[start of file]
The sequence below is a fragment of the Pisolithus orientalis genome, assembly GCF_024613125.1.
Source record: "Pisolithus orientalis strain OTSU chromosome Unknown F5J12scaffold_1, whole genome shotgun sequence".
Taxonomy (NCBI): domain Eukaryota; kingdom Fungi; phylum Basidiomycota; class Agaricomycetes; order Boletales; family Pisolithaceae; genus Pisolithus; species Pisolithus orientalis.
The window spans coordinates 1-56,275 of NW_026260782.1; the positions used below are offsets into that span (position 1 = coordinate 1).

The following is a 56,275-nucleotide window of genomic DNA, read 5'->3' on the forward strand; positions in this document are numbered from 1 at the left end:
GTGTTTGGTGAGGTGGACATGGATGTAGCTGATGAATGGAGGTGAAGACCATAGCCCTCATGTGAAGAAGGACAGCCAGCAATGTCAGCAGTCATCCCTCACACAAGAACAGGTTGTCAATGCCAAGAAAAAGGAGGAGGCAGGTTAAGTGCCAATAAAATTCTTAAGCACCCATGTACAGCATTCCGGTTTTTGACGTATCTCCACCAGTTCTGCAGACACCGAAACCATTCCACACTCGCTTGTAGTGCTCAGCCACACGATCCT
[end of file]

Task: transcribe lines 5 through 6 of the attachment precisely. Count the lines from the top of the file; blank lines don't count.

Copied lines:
The following is a 56,275-nucleotide window of genomic DNA, read 5'->3' on the forward strand; positions in this document are numbered from 1 at the left end:
GTGTTTGGTGAGGTGGACATGGATGTAGCTGATGAATGGAGGTGAAGACCATAGCCCTCATGTGAAGAAGGACAGCCAGCAATGTCAGCAGTCATCCCTCACACAAGAACAGGTTGTCAATGCCAAGAAAAAGGAGGAGGCAGGTTAAGTGCCAATAAAATTCTTAAGCACCCATGTACAGCATTCCGGTTTTTGACGTATCTCCACCAGTTCTGCAGACACCGAAACCATTCCACACTCGCTTGTAGTGCTCAGCCACACGATCCT